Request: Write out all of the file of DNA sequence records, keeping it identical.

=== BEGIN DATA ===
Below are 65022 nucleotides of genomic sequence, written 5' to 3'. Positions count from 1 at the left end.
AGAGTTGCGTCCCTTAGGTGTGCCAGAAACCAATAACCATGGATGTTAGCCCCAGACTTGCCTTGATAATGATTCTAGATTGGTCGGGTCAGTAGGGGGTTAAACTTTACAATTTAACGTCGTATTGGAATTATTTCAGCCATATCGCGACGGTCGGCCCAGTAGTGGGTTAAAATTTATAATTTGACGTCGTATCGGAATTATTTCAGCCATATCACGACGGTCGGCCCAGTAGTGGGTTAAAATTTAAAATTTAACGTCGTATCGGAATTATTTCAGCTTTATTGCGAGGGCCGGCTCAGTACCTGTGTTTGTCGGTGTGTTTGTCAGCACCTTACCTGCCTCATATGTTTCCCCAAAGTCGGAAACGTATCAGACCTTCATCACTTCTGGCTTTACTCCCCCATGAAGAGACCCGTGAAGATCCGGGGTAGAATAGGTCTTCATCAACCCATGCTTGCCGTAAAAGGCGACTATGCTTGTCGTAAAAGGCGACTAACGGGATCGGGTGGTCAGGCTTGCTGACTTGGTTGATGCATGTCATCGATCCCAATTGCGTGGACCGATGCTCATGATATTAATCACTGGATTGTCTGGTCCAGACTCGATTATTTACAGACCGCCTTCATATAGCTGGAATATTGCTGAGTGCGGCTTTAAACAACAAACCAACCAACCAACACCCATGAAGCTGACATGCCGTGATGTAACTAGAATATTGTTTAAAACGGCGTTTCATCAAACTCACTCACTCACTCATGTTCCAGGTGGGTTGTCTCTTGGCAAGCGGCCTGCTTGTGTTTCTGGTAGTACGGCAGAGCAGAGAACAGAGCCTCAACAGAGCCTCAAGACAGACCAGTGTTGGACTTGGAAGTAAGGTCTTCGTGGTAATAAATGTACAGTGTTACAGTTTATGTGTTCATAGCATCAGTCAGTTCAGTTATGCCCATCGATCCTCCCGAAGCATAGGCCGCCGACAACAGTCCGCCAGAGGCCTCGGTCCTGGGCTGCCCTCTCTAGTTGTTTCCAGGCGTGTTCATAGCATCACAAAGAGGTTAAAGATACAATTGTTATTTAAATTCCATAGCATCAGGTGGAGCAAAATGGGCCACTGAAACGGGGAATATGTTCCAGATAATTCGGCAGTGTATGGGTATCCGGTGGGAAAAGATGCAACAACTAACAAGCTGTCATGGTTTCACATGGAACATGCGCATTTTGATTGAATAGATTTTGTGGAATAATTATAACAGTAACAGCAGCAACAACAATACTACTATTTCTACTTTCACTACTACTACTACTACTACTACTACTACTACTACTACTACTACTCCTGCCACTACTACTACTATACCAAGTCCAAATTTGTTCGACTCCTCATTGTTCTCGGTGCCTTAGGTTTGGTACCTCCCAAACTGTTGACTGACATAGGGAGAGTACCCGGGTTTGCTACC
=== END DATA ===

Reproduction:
Below are 65022 nucleotides of genomic sequence, written 5' to 3'. Positions count from 1 at the left end.
AGAGTTGCGTCCCTTAGGTGTGCCAGAAACCAATAACCATGGATGTTAGCCCCAGACTTGCCTTGATAATGATTCTAGATTGGTCGGGTCAGTAGGGGGTTAAACTTTACAATTTAACGTCGTATTGGAATTATTTCAGCCATATCGCGACGGTCGGCCCAGTAGTGGGTTAAAATTTATAATTTGACGTCGTATCGGAATTATTTCAGCCATATCACGACGGTCGGCCCAGTAGTGGGTTAAAATTTAAAATTTAACGTCGTATCGGAATTATTTCAGCTTTATTGCGAGGGCCGGCTCAGTACCTGTGTTTGTCGGTGTGTTTGTCAGCACCTTACCTGCCTCATATGTTTCCCCAAAGTCGGAAACGTATCAGACCTTCATCACTTCTGGCTTTACTCCCCCATGAAGAGACCCGTGAAGATCCGGGGTAGAATAGGTCTTCATCAACCCATGCTTGCCGTAAAAGGCGACTATGCTTGTCGTAAAAGGCGACTAACGGGATCGGGTGGTCAGGCTTGCTGACTTGGTTGATGCATGTCATCGATCCCAATTGCGTGGACCGATGCTCATGATATTAATCACTGGATTGTCTGGTCCAGACTCGATTATTTACAGACCGCCTTCATATAGCTGGAATATTGCTGAGTGCGGCTTTAAACAACAAACCAACCAACCAACACCCATGAAGCTGACATGCCGTGATGTAACTAGAATATTGTTTAAAACGGCGTTTCATCAAACTCACTCACTCACTCATGTTCCAGGTGGGTTGTCTCTTGGCAAGCGGCCTGCTTGTGTTTCTGGTAGTACGGCAGAGCAGAGAACAGAGCCTCAACAGAGCCTCAAGACAGACCAGTGTTGGACTTGGAAGTAAGGTCTTCGTGGTAATAAATGTACAGTGTTACAGTTTATGTGTTCATAGCATCAGTCAGTTCAGTTATGCCCATCGATCCTCCCGAAGCATAGGCCGCCGACAACAGTCCGCCAGAGGCCTCGGTCCTGGGCTGCCCTCTCTAGTTGTTTCCAGGCGTGTTCATAGCATCACAAAGAGGTTAAAGATACAATTGTTATTTAAATTCCATAGCATCAGGTGGAGCAAAATGGGCCACTGAAACGGGGAATATGTTCCAGATAATTCGGCAGTGTATGGGTATCCGGTGGGAAAAGATGCAACAACTAACAAGCTGTCATGGTTTCACATGGAACATGCGCATTTTGATTGAATAGATTTTGTGGAATAATTATAACAGTAACAGCAGCAACAACAATACTACTATTTCTACTTTCACTACTACTACTACTACTACTACTACTACTACTACTACTACTACTCCTGCCACTACTACTACTATACCAAGTCCAAATTTGTTCGACTCCTCATTGTTCTCGGTGCCTTAGGTTTGGTACCTCCCAAACTGTTGACTGACATAGGGAGAGTACCCGGGTTTGCTACC